The Financial Industry Regulatory Authority (“FINRA”) recently filed its revised pay-to-play rules proposal with the Securities Exchange Commission (“SEC”). Investment advisers have been awaiting FINRA’s pay-to-play rules ever since the SEC announced last year that it would not recommend enforcement action against an investment adviser or its associated persons for the payment to a third party for the solicitation of a government entity for investment advisory services until either FINRA or the Municipal Securities Rulemaking Board (“MSRB”) had adopted its own pay-to-pay rules for broker-dealers.
Pay-to-play activities involve the practice of making cash or in kind contributions, or soliciting others to make those contributions, to state or local officials or other government entities as an incentive for the receipt of government contracts. Pursuant to Rule 206(4)-5, investment advisers are prohibited from providing a government entity with investment advisory services for compensation within two years of contributing monetarily to that government entity. In addition, and of particular interest here, under Rule 206(4)-5 investment advisers may not provide payment to any third party to solicit a government entity for investment advisory services on behalf of the investment adviser unless that third party is a registered investment adviser, a registered broker-dealer, or a registered municipal adviser.
FINRA’s originally proposed pay-to-play rules were modeled on Rule 206(4)-5, differing in that it contained disclosure requirements which would require written disclosures to government entities stating that the registered broker-dealer was engaged in solicitation or distribution activities on behalf of the investment adviser. The disclosure would have to describe the nature of the affiliation between the adviser and registered member and the type of compensation received, among other details, and would have to be updated within ten days of any changes. In addition, if the member firm violated the proposed role it would be required to disgorge any compensation received as a result of its solicitation activities.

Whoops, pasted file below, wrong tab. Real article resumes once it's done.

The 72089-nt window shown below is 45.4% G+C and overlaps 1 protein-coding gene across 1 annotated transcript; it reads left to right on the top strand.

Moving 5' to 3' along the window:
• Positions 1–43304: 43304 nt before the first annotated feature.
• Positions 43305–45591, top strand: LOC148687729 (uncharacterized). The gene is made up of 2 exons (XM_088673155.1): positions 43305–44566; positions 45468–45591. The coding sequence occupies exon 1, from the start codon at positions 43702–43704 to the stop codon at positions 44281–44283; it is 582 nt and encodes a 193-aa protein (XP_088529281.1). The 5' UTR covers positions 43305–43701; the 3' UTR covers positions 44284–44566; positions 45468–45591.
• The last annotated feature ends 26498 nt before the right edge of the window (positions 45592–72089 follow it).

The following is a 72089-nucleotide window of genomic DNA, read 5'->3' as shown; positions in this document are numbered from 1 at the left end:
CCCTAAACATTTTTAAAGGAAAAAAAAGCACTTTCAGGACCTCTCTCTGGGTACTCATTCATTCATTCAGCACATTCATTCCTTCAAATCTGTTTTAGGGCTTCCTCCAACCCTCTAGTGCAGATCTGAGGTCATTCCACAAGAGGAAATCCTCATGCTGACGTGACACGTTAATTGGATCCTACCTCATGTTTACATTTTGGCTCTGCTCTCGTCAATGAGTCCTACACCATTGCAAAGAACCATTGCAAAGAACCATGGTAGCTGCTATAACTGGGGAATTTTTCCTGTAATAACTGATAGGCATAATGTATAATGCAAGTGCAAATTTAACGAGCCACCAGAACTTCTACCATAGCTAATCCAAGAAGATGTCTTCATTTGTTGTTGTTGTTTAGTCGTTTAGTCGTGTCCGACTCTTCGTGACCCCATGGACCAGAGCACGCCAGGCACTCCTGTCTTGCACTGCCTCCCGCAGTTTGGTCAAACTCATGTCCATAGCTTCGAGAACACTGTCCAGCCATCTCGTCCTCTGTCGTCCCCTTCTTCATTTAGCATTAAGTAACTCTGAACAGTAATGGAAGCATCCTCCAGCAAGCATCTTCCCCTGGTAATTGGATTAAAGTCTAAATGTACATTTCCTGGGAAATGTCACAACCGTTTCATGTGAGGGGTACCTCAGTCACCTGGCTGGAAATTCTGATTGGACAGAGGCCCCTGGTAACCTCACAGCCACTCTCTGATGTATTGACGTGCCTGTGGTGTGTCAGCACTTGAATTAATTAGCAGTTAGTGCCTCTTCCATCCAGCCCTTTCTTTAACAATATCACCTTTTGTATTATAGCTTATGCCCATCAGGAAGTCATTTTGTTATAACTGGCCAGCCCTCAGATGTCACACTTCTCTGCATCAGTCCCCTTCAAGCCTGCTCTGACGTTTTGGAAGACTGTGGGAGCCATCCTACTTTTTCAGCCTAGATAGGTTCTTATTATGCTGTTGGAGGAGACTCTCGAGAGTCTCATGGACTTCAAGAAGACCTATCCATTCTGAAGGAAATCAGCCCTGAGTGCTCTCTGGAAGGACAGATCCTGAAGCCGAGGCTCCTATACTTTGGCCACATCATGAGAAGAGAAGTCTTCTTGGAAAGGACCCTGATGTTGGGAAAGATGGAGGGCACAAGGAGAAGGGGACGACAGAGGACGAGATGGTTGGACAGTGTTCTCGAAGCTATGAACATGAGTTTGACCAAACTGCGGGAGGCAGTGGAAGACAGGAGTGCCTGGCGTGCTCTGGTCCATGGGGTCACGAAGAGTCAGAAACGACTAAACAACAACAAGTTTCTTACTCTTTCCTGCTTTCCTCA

In response to comment letters received, FINRA revised its proposed pay-to-play rules to be more in line with the Investment Advisers Act and Rule 206(4)-5. The recently filed version it is still largely modeled on Rule 206(4)-5, although notably it no longer contains the disclosure or disgorgement requirements. Proposed FINRA Rule 2030 prohibits member firms from soliciting a government entity for compensation on behalf of an investment adviser that provides or is seeking to provide investment advisory services to such government entity within two years after a contribution to the government entity is made. There are also various recordkeeping requirements that member firms must follow pursuant to proposed FINRA Rule 4580.
While FINRA modified its proposed rule to remove the disclosure or disgorgement requirements, it did note in its rule filing that it maintains the ability to require a disgorgement of fees in enforcement actions. In addition, FINRA stated that it would continue to consider whether a disclosure rule was appropriate. Now that the proposed rule has been filed with the SEC, the SEC will either approve or disapprove the proposed rule change or institute proceedings to determine whether the proposed rule change should be disapproved. If it is approved, investment advisers will be expected to comply with the third-party solicitor provision of Rule 206(4)-5.
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